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Musicologist traces representation of Africans in the villancico form

| Wednesday, November 5, 2014

Northwestern University professor of musicology Drew Edward Davies analyzed villancicos, which are traditional liturgical poems and hymns popular from the 15th to 18th centuries in Spain and Latin America, and their portrayal of African figures and culture at the Hesburgh Center for International Studies on Tuesday afternoon. The Kellogg Institute sponsored Davies’ lecture, entitled “Africa and Africans in Christmas Villancicos from 17th Century New Spain.”

“Villancicos emerged originally as a literary genre that was secular and courtly in nature, but became more religious after circa 1580,” Davies said. “They then became a music genre of paraliturgical songs for Matins [a prayer service].”

Traditional villancicos are composed of eight or nine individual pieces related to the religious readings of a given holy day and sung by three voices with or without accompaniment, Davies said. Villancicos de negro were specific verses in that portrayed people of African descent in a stereotypically ethnic light, when in actuality many of them were born in Latin America or Spain and could speak Spanish.

“These villancicos [de negro] typically showed a black male group singing and dancing, often at the scene of the nativity,” Davies said.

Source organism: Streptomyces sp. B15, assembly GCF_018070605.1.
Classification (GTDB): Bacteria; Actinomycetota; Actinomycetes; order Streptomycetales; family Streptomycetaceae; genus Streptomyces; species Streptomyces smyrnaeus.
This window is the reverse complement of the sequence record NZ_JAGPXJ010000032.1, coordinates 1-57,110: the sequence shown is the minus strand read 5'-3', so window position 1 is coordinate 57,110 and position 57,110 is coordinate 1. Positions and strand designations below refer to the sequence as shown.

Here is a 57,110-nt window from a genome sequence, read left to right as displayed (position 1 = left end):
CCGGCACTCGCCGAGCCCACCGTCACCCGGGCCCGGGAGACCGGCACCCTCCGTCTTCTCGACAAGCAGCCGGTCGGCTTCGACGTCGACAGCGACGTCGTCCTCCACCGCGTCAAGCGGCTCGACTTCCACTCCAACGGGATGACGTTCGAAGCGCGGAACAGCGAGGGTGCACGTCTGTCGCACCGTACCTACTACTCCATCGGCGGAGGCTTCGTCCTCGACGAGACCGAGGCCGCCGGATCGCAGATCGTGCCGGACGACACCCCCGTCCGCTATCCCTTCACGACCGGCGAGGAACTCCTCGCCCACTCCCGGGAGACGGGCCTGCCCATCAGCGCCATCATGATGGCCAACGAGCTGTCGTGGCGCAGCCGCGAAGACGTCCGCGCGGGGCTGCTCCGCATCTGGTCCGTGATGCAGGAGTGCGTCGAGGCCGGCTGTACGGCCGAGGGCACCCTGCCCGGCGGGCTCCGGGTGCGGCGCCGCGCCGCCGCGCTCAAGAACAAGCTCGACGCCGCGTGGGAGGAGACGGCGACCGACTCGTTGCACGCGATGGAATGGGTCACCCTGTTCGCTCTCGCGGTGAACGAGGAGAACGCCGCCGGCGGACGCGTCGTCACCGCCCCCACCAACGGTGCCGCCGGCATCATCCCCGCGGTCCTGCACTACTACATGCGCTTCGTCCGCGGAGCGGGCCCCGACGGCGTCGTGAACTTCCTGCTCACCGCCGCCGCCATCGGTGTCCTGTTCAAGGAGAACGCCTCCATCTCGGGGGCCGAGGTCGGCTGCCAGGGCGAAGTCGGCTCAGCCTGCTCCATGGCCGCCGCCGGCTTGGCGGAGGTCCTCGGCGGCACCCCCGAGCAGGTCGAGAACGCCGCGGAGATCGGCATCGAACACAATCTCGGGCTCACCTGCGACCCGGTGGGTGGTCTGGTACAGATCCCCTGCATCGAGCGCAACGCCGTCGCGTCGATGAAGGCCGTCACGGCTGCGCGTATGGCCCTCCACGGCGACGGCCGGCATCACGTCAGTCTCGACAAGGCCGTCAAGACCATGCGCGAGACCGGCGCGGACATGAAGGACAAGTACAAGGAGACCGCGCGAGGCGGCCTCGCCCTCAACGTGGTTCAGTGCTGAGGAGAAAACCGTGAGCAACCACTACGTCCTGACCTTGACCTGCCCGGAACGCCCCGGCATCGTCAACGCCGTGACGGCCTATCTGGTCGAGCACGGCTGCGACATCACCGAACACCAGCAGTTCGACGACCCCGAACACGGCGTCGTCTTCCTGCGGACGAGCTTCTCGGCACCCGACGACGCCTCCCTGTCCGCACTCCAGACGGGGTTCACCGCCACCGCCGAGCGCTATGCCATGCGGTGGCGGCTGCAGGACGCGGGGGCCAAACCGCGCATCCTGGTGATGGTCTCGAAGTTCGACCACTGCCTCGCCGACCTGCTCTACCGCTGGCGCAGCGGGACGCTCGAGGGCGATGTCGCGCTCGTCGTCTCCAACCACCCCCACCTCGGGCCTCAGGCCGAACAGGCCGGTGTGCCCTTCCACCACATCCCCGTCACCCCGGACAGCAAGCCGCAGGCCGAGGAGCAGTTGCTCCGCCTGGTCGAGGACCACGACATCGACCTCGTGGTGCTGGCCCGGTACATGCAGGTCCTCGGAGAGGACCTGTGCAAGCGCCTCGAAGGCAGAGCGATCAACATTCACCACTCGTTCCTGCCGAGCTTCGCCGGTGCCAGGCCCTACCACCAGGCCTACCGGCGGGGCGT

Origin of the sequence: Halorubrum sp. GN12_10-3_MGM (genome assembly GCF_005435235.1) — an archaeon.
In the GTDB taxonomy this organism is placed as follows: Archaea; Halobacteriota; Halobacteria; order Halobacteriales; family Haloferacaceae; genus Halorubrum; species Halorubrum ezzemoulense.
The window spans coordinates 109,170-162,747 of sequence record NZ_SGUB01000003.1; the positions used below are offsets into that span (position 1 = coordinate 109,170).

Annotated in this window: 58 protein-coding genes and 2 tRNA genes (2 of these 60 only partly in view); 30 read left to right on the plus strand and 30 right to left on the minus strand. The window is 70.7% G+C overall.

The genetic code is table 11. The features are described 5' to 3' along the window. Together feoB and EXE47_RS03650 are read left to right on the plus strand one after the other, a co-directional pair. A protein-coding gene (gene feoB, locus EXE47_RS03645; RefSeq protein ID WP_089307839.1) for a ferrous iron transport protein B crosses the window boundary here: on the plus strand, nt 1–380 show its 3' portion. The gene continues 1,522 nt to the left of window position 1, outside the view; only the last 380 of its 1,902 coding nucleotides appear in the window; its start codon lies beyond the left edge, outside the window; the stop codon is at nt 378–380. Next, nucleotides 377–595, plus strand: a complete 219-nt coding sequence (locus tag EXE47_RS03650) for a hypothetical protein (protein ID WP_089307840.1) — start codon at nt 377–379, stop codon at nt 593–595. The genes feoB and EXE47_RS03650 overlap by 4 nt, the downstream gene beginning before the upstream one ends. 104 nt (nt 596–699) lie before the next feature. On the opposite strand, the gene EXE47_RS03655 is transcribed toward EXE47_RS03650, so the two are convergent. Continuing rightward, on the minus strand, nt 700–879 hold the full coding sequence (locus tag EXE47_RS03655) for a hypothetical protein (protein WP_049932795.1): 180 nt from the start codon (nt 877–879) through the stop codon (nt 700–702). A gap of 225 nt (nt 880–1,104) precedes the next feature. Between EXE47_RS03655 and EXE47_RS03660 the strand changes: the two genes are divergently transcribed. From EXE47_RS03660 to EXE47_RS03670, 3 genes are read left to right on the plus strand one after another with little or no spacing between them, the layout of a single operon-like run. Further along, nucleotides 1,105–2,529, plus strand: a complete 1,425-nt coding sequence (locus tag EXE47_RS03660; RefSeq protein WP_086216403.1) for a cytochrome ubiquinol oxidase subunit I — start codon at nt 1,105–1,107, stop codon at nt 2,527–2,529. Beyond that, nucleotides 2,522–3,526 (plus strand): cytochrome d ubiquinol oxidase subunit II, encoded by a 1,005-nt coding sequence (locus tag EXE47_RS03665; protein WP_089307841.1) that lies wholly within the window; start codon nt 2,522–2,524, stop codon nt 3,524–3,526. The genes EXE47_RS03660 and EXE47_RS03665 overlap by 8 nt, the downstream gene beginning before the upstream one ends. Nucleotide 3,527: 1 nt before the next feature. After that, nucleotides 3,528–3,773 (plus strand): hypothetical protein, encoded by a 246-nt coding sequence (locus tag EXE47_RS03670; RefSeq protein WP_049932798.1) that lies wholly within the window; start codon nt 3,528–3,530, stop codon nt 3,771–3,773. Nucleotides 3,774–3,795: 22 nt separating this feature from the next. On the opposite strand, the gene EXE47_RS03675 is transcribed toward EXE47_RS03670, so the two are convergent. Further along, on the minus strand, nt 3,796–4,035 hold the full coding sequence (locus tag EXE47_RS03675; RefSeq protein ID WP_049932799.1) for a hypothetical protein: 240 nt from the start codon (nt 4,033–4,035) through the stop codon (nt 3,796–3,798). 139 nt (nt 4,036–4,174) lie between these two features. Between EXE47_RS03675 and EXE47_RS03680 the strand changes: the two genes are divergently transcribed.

Furthermore, one or more of the magi would frequently be depicted as being of African descent, Davies said.

In contrast to the normal Castilian voice of the other villancicos, “villancicos de negro used an idiomatic African voice and pseudo-African words and diction,” he said. “Examples of these include elision — the omission of a sound or syllable — and consonant rich vocabulary.

“Do these celebrate diversity or reinforce colonial hierarchy?” Davies asked.

He concluded that while an “ethnographic view” reveals an African identity as otherwise lost in a foreign culture, the villancicos de negro are oversimplified classifications of a largely slave and servant minority population in Spain and Latin America.

Davies said these villancicos served to “index stereotypes present in Latin American society.” He said scholars should learn to appreciate the beauty of villancicos while at the same time recognize their racial and ideological presentation. He played a few clips of modern renditions of villancicos including “Celebremos el Nino” and “Ah, Siolo Flasiquiyo.”

Davies concluded by answering a variety of questions on the religious patronage of villancicos and the distinction between the music and text of villancicos.

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